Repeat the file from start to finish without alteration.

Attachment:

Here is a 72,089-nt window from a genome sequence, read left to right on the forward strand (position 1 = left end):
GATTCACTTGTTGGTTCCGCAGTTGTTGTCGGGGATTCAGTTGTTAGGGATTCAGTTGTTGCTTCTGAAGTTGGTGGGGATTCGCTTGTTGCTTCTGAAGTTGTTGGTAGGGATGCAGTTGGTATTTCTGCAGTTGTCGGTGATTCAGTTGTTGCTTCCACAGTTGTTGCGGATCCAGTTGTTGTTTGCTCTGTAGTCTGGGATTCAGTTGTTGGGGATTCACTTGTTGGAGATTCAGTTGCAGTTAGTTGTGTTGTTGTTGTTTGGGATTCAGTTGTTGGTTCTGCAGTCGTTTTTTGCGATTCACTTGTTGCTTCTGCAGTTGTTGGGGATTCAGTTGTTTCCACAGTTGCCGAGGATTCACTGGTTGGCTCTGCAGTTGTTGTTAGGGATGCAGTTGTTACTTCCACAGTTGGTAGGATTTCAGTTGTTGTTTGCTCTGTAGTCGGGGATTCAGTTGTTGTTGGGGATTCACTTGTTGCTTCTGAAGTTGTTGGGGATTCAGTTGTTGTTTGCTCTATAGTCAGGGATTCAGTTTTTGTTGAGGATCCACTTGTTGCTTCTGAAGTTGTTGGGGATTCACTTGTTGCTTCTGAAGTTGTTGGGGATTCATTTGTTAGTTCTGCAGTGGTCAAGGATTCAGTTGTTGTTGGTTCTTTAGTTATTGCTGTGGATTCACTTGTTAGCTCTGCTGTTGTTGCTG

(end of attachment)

Here is a 72,089-nt window from a genome sequence, read left to right on the forward strand (position 1 = left end):
GATTCACTTGTTGGTTCCGCAGTTGTTGTCGGGGATTCAGTTGTTAGGGATTCAGTTGTTGCTTCTGAAGTTGGTGGGGATTCGCTTGTTGCTTCTGAAGTTGTTGGTAGGGATGCAGTTGGTATTTCTGCAGTTGTCGGTGATTCAGTTGTTGCTTCCACAGTTGTTGCGGATCCAGTTGTTGTTTGCTCTGTAGTCTGGGATTCAGTTGTTGGGGATTCACTTGTTGGAGATTCAGTTGCAGTTAGTTGTGTTGTTGTTGTTTGGGATTCAGTTGTTGGTTCTGCAGTCGTTTTTTGCGATTCACTTGTTGCTTCTGCAGTTGTTGGGGATTCAGTTGTTTCCACAGTTGCCGAGGATTCACTGGTTGGCTCTGCAGTTGTTGTTAGGGATGCAGTTGTTACTTCCACAGTTGGTAGGATTTCAGTTGTTGTTTGCTCTGTAGTCGGGGATTCAGTTGTTGTTGGGGATTCACTTGTTGCTTCTGAAGTTGTTGGGGATTCAGTTGTTGTTTGCTCTATAGTCAGGGATTCAGTTTTTGTTGAGGATCCACTTGTTGCTTCTGAAGTTGTTGGGGATTCACTTGTTGCTTCTGAAGTTGTTGGGGATTCATTTGTTAGTTCTGCAGTGGTCAAGGATTCAGTTGTTGTTGGTTCTTTAGTTATTGCTGTGGATTCACTTGTTAGCTCTGCTGTTGTTGCTG